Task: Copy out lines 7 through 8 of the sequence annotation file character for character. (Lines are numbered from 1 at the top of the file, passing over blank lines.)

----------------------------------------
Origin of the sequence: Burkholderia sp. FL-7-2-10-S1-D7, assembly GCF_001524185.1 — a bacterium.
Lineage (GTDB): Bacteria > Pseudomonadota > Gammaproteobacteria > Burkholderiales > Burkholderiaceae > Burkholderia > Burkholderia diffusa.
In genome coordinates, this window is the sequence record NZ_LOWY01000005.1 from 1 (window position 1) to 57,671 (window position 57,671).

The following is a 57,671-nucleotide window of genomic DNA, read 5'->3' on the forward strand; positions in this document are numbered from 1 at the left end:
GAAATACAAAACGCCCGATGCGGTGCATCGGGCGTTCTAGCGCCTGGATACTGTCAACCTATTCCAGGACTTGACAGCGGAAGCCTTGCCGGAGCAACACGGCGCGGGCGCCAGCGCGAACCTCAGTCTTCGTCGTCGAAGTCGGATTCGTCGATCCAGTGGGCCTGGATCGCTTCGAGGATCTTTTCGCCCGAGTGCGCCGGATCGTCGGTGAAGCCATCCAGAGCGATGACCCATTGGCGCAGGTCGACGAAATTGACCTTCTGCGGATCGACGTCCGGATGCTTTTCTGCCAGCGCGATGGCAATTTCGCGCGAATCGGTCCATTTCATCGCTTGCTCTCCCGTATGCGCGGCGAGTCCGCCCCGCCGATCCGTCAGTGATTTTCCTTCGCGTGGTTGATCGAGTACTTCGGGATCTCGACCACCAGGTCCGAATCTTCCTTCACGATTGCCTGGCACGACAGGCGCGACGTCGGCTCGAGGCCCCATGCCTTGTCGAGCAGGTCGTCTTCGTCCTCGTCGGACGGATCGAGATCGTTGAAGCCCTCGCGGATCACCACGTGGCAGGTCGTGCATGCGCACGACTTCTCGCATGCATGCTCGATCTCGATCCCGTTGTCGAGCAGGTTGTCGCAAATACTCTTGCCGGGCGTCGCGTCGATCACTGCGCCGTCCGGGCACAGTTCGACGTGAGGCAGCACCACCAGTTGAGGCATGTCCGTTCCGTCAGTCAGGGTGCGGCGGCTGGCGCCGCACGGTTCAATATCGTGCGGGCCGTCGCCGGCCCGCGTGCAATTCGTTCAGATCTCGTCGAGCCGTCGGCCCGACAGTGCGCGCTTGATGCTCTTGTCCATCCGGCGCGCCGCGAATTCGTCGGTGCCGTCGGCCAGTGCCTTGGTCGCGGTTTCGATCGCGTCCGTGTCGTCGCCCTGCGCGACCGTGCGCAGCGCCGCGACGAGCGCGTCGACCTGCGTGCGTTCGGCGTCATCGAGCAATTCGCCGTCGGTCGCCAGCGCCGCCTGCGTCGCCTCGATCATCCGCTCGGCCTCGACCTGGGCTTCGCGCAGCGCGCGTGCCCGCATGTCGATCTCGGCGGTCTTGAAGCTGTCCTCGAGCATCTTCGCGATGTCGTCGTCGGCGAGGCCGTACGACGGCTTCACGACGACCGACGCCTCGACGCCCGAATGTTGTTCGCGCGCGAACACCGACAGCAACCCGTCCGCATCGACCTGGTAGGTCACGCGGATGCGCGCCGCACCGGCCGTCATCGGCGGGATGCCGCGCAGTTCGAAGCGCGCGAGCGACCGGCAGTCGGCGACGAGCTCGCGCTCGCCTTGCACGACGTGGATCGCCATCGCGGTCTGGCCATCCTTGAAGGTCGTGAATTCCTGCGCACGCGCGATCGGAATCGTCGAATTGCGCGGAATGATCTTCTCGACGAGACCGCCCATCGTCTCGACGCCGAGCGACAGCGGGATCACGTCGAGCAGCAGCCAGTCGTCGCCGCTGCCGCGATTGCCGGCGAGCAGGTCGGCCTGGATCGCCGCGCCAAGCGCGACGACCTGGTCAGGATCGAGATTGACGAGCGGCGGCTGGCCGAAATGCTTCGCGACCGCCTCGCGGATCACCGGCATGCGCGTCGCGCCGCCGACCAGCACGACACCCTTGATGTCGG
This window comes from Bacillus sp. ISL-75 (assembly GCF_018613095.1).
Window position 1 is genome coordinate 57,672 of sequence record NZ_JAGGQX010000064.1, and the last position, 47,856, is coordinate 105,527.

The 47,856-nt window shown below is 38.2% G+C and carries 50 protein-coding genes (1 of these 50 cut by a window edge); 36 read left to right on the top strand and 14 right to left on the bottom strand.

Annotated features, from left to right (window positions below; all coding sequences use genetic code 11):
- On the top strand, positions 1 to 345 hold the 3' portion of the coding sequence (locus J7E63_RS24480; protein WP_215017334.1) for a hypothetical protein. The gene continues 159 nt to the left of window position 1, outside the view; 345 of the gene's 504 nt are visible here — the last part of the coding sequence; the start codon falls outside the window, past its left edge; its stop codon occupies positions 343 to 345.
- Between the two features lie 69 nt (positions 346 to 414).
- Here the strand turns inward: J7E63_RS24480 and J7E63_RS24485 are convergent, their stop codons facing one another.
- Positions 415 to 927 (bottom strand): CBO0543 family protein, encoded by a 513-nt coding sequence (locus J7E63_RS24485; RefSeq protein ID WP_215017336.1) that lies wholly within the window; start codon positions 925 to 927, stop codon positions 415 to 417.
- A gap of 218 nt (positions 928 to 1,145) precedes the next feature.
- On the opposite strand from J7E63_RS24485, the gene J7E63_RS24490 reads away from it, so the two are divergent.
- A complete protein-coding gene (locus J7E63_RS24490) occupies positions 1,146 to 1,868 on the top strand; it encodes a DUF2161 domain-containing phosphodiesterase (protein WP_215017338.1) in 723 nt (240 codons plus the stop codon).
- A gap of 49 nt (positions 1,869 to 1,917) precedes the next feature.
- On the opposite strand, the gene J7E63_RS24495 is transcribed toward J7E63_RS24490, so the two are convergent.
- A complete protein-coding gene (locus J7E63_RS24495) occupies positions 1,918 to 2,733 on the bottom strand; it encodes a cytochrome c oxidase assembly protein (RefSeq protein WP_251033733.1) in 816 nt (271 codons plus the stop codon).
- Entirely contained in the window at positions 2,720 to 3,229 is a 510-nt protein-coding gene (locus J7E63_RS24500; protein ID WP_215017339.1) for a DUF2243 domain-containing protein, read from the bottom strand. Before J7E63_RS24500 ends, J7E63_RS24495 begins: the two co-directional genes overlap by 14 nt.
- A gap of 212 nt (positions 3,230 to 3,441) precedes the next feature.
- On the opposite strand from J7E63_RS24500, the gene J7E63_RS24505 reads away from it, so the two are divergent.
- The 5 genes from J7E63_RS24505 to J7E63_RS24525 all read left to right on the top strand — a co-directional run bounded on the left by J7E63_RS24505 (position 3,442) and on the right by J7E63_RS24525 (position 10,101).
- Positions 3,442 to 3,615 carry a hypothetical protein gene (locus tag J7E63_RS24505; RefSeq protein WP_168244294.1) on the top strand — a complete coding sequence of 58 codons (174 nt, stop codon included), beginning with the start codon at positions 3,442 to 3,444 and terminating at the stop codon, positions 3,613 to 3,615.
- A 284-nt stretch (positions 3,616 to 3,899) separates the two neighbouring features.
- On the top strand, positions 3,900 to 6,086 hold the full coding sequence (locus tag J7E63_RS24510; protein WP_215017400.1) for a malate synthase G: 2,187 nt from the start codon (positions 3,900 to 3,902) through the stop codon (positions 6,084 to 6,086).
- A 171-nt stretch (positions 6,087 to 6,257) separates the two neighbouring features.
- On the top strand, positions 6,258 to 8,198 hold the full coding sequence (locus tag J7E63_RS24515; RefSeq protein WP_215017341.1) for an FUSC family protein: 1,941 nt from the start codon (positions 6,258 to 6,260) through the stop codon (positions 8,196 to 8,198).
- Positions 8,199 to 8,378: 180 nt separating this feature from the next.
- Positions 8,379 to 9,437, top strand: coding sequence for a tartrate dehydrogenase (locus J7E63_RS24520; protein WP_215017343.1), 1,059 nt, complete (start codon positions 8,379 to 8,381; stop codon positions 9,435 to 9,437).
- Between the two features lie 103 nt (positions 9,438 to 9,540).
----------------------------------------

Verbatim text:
Window position 1 is genome coordinate 57,672 of sequence record NZ_JAGGQX010000064.1, and the last position, 47,856, is coordinate 105,527.

The 47,856-nt window shown below is 38.2% G+C and carries 50 protein-coding genes (1 of these 50 cut by a window edge); 36 read left to right on the top strand and 14 right to left on the bottom strand.